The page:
A “pathway to future citizenship”?
British Foreign Secretary Dominic Raab has recently revealed that changes to BN(O) Passports may be introduced to provide a “pathway to future citizenship”. There remain questions and it is still not crystal clear what a “pathway to future citizenship” would look like.
What we do know is that the UK Government has suggested that the current 6 months of visa-free access will be increased to 12 months. Further to this, Boris Johnston has hinted at increasing the immigration rights “including the right to work”. The intention seems to be to provide BN(O) Passport holders the opportunity to come to the UK and find a job/study.
On 2 June, Rabb said that the proposed changes to the existing BN(O) Passport benefits will only apply to current BN(O) Passport holders and their dependants. This implies extended rights to dependants – eg. spouses and/or minor children – but means that if you do not currently hold a BN(O) Passport you may not benefit from the proposed changes.
Rabb has stated that conversations with countries such as the United States of America (“US”), Australia, New Zealand and Canada are underway in an effort to “share the burden”. Indications that these countries could also introduce similar paths to citizenship have come from the US. US Secretary of State Mike Pompeo has said “the people of Hong Kong can come to the warm embrace of this country”. However, it also worth noting that Rabb commented on the event of “mass exodus” and “burden sharing” as unlikely.
Raab has so far dismissed calls from some Members of Parliament to provide UK visas to those not eligible for BN(O) Passports. There has been a proposed Bill called the Hong Kong Bill 2019-21. The Bill aims to place requirements on the UK Government relating to the Sino-British Joint declaration, to make provisions about immigration for Hong Kong residents including granting rights to live in the UK. The Bill has had its first reading in Parliament and is due to have its second reading in September.
The current route to British citizenship?
As a BN(O) Passport holder you can obtain citizenship through residing in the UK, subject to satisfying any conditions set out in the grant of the extendable 12-month immigration permission, for at least five continuous years. You will then have to meet the requirements for Indefinite Leave to Remain (ILR), which is similar to the permanent residence status in Hong Kong.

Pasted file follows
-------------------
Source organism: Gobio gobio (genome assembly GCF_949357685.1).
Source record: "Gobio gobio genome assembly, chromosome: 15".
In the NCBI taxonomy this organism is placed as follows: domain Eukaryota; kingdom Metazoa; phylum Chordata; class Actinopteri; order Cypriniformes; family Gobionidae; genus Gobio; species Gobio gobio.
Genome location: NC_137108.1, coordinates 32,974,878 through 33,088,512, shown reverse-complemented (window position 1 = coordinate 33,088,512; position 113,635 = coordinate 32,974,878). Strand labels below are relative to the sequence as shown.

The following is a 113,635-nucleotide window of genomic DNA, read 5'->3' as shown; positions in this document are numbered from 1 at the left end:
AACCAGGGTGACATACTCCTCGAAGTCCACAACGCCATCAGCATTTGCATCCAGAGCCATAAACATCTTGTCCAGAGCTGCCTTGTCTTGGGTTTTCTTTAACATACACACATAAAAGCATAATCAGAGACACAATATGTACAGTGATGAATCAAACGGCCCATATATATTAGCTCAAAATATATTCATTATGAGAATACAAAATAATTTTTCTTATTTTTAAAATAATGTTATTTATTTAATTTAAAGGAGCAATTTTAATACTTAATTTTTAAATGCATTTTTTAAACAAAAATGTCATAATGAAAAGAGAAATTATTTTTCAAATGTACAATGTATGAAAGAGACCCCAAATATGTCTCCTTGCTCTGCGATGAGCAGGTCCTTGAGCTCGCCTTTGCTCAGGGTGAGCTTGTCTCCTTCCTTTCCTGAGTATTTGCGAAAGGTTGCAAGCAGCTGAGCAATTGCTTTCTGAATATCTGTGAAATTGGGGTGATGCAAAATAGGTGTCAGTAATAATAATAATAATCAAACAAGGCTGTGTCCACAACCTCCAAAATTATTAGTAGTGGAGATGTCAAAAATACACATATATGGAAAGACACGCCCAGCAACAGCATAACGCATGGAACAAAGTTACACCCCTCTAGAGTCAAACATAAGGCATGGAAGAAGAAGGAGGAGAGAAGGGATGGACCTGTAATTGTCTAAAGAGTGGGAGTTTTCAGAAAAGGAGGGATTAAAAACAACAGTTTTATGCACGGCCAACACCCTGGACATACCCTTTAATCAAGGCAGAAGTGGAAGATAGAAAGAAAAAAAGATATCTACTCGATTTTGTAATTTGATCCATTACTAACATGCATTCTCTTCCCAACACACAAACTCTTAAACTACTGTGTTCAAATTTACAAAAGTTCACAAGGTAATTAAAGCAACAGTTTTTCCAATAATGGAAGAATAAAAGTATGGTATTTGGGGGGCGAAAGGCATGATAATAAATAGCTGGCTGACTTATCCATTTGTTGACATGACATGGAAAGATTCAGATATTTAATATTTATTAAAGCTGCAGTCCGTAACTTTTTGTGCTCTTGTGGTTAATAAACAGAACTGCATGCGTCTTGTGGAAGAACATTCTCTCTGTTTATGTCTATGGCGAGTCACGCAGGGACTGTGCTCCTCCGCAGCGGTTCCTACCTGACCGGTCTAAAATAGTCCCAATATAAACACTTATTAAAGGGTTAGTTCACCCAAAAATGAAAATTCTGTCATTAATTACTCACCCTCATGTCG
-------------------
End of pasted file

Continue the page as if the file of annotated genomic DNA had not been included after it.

To obtain IRL you will have to have not spent more than 180 days outside the UK in any 12 months during the five-year qualifying period for ILR. Once granted the ILR you will have need to have held it for at least one year.
Finally, you will likely have to meet the residence requirements for British citizenship, which demand not to have been absent from the UK for more than 450 days in the five years prior to your application, not to have been absent from the UK for more than 90 days in the 12 months prior to your application and not to have been absent from the UK for more than six consecutive months in the five years prior to your application.
There is still a lot of speculation around what changes (if any), regarding BN(O) Passports and UK immigration rights to Hong Kongers, will be implemented. For now, if you want to obtain BN(O) Passport you should first check if you are eligible. If eligible, it will be important to consider how you are going to use your visa-free access to the UK. If your goal is citizenship, then be sure to lay out a plan for yourself to achieve this. Currently, citizenship and right to abode is not an automatic right that you will receive. We will wait and see what announcements are made.
Our team at Hugill & Ip has extensive experience in dealing with Immigration issues – so kindly get in touch with us to find out how we can help.
This article is for information purposes only. Its contents do not constitute legal advice and readers should not regard this article as a substitute for detailed advice in individual instances.